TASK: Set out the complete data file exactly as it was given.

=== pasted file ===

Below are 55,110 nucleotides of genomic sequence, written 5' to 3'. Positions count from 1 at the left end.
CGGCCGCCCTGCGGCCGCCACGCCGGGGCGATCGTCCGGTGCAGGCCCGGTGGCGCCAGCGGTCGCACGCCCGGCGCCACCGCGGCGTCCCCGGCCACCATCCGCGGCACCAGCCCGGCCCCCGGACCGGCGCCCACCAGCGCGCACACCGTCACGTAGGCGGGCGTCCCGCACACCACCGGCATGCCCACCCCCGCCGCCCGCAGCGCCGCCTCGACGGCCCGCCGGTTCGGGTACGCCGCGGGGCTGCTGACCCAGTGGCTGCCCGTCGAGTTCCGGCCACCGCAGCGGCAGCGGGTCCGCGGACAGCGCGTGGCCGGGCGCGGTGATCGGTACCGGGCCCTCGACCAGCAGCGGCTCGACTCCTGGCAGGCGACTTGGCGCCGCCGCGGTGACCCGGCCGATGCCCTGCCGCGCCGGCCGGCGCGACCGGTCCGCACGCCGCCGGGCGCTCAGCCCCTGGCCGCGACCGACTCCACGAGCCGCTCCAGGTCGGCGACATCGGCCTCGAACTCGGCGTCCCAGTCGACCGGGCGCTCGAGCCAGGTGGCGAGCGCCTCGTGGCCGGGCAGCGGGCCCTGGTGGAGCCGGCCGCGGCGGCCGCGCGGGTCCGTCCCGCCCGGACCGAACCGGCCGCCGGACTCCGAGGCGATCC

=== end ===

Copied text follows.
Below are 55,110 nucleotides of genomic sequence, written 5' to 3'. Positions count from 1 at the left end.
CGGCCGCCCTGCGGCCGCCACGCCGGGGCGATCGTCCGGTGCAGGCCCGGTGGCGCCAGCGGTCGCACGCCCGGCGCCACCGCGGCGTCCCCGGCCACCATCCGCGGCACCAGCCCGGCCCCCGGACCGGCGCCCACCAGCGCGCACACCGTCACGTAGGCGGGCGTCCCGCACACCACCGGCATGCCCACCCCCGCCGCCCGCAGCGCCGCCTCGACGGCCCGCCGGTTCGGGTACGCCGCGGGGCTGCTGACCCAGTGGCTGCCCGTCGAGTTCCGGCCACCGCAGCGGCAGCGGGTCCGCGGACAGCGCGTGGCCGGGCGCGGTGATCGGTACCGGGCCCTCGACCAGCAGCGGCTCGACTCCTGGCAGGCGACTTGGCGCCGCCGCGGTGACCCGGCCGATGCCCTGCCGCGCCGGCCGGCGCGACCGGTCCGCACGCCGCCGGGCGCTCAGCCCCTGGCCGCGACCGACTCCACGAGCCGCTCCAGGTCGGCGACATCGGCCTCGAACTCGGCGTCCCAGTCGACCGGGCGCTCGAGCCAGGTGGCGAGCGCCTCGTGGCCGGGCAGCGGGCCCTGGTGGAGCCGGCCGCGGCGGCCGCGCGGGTCCGTCCCGCCCGGACCGAACCGGCCGCCGGACTCCGAGGCGATCC